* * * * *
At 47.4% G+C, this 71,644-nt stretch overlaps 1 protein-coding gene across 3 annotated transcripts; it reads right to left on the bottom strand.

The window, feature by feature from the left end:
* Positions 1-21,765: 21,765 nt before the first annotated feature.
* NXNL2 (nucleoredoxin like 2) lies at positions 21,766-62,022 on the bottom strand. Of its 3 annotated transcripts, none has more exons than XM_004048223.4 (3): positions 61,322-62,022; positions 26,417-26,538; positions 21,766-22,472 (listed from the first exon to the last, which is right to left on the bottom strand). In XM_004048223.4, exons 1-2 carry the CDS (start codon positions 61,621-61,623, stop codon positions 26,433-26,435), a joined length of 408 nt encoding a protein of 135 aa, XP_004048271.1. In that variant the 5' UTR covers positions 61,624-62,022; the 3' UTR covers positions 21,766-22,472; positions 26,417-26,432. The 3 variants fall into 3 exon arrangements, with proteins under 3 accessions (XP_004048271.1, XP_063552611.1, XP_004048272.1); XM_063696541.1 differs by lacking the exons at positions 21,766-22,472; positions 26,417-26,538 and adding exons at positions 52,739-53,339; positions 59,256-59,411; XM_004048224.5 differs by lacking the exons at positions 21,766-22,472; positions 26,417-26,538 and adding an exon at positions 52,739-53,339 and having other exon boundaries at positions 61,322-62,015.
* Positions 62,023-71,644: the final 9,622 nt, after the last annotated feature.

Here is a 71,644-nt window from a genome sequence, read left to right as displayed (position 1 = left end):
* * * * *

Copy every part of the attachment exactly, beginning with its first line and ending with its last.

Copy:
At 47.4% G+C, this 71,644-nt stretch overlaps 1 protein-coding gene across 3 annotated transcripts; it reads right to left on the bottom strand.

The window, feature by feature from the left end:
* Positions 1-21,765: 21,765 nt before the first annotated feature.
* NXNL2 (nucleoredoxin like 2) lies at positions 21,766-62,022 on the bottom strand. Of its 3 annotated transcripts, none has more exons than XM_004048223.4 (3): positions 61,322-62,022; positions 26,417-26,538; positions 21,766-22,472 (listed from the first exon to the last, which is right to left on the bottom strand). In XM_004048223.4, exons 1-2 carry the CDS (start codon positions 61,621-61,623, stop codon positions 26,433-26,435), a joined length of 408 nt encoding a protein of 135 aa, XP_004048271.1. In that variant the 5' UTR covers positions 61,624-62,022; the 3' UTR covers positions 21,766-22,472; positions 26,417-26,432. The 3 variants fall into 3 exon arrangements, with proteins under 3 accessions (XP_004048271.1, XP_063552611.1, XP_004048272.1); XM_063696541.1 differs by lacking the exons at positions 21,766-22,472; positions 26,417-26,538 and adding exons at positions 52,739-53,339; positions 59,256-59,411; XM_004048224.5 differs by lacking the exons at positions 21,766-22,472; positions 26,417-26,538 and adding an exon at positions 52,739-53,339 and having other exon boundaries at positions 61,322-62,015.
* Positions 62,023-71,644: the final 9,622 nt, after the last annotated feature.

Here is a 71,644-nt window from a genome sequence, read left to right as displayed (position 1 = left end):